While Ohio has some public transportation options, such as buses and trains, they may not be as extensive or convenient as in other states, making getting around more difficult for retirees who do not want to drive. The state is largely rural areas and small towns, making it difficult to get around without a car.

Cities like Cleveland, Columbus, and Cincinnati have decent public transportation systems, but the schedules can be unreliable or insufficient for moving around town.

High state taxes

Ohio has relatively high state taxes compared to other states, which can impact retirees on a fixed income. The sales tax rate is 6.25%, and the income tax rate varies from 0.495%-4.997%, depending on your income level. Social Security may not be taxed, but any withdrawals from your retirement accounts are.

Property taxes are notably high. Ohio’s just outside the top ten states for property tax burden, so while it won’t be as taxing as New Jersey or New York, you can expect to pay more in this area.

The scenery can leave something to be desired

For those looking for a more aesthetically pleasing retirement, Ohio may disappoint. The state is primarily hilly along its borders, with some rivers and lakes thrown in, but not much stands out. The central part of the state is particularly flat. It makes for great farmland, but not so much in the way to look at it.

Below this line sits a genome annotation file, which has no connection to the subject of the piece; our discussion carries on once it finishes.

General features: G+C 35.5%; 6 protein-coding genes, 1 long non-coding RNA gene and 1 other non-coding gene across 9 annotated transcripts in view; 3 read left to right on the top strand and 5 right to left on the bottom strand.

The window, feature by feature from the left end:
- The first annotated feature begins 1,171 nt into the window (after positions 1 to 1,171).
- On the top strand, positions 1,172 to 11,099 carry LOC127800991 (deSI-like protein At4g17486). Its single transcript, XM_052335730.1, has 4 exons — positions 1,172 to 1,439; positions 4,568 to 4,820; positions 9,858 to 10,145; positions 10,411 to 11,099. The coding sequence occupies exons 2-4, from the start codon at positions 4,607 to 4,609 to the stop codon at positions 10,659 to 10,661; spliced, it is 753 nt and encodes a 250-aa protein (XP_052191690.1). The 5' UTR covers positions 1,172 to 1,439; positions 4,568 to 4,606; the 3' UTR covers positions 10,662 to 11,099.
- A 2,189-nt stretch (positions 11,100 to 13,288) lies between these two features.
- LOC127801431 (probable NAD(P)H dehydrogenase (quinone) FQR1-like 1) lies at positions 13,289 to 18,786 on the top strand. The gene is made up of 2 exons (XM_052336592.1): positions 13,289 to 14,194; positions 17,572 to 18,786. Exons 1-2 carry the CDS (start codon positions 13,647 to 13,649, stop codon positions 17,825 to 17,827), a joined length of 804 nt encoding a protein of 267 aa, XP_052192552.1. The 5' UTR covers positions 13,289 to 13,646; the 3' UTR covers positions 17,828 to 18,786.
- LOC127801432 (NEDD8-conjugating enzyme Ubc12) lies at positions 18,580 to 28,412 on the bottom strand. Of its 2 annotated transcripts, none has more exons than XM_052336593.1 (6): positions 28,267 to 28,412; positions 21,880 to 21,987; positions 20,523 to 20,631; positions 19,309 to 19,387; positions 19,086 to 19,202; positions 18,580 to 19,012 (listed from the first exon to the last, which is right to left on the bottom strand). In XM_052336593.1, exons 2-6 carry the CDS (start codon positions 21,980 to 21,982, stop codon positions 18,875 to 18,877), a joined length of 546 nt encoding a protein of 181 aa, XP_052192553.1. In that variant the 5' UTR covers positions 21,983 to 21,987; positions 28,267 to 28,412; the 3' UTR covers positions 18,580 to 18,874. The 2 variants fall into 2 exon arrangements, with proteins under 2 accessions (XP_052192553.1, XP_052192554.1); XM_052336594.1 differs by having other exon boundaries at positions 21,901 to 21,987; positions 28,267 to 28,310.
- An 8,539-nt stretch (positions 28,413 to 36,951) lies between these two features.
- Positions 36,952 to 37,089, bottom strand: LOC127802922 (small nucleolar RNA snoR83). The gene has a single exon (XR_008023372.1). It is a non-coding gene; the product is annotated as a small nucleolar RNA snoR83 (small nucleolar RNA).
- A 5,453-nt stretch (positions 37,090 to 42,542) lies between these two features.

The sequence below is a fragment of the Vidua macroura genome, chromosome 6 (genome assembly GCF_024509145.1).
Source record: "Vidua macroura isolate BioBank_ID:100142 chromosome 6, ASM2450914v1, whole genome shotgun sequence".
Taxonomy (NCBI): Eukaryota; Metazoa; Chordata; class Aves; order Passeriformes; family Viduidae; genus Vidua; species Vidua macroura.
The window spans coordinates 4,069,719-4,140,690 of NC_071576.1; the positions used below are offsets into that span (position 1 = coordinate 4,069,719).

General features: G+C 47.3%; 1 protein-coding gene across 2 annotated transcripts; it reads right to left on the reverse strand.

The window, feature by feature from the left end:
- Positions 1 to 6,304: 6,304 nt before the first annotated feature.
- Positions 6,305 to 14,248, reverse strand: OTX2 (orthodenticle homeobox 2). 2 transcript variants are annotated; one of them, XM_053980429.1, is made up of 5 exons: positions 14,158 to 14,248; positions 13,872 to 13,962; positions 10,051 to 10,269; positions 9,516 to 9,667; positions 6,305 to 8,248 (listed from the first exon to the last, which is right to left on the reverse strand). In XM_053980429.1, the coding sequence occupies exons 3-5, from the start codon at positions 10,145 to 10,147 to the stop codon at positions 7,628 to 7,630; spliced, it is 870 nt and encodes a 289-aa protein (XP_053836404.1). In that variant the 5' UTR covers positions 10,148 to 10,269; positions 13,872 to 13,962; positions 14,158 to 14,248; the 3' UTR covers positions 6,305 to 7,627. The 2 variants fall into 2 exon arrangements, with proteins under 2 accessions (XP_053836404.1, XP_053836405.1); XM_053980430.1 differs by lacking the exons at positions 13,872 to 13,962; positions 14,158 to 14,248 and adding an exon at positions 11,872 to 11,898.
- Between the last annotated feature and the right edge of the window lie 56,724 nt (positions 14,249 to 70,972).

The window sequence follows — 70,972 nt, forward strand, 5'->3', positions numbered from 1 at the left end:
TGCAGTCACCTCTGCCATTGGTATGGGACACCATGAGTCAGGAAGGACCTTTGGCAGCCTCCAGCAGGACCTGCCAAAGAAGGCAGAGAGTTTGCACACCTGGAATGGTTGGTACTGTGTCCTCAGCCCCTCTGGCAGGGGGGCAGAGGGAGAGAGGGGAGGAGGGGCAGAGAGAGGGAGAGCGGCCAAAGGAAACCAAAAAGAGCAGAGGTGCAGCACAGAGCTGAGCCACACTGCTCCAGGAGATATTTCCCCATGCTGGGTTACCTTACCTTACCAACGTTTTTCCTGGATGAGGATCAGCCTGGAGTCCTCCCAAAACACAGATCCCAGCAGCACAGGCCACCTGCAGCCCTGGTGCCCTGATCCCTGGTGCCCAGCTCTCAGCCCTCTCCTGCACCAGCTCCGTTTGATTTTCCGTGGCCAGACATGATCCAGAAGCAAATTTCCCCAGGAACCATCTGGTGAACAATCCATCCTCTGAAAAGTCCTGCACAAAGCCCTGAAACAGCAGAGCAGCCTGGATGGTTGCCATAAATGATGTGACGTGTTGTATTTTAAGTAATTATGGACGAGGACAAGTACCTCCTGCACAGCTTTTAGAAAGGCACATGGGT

Natural beauty isn’t the biggest draw of living here compared to other states.

The final verdict on retiring in Ohio

Consider Ohio if you’re looking for a place to retire with a low cost of living, lots of recreational opportunities, and access to excellent healthcare services. With four-season weather, professional sports teams, and various cultural activities, you’ll have something to do all year.

happy retirees in Ohio

However, suppose you’re looking for more diverse politics, a year-round warm climate, or waterfront living opportunities. In that case, this state may not be the best option. Also, the high property taxes and the lack of public transportation can be a drawback as your age is in place. Weigh the pros and cons before deciding if Ohio fits you.

Start Your Home Search

Preston Guyton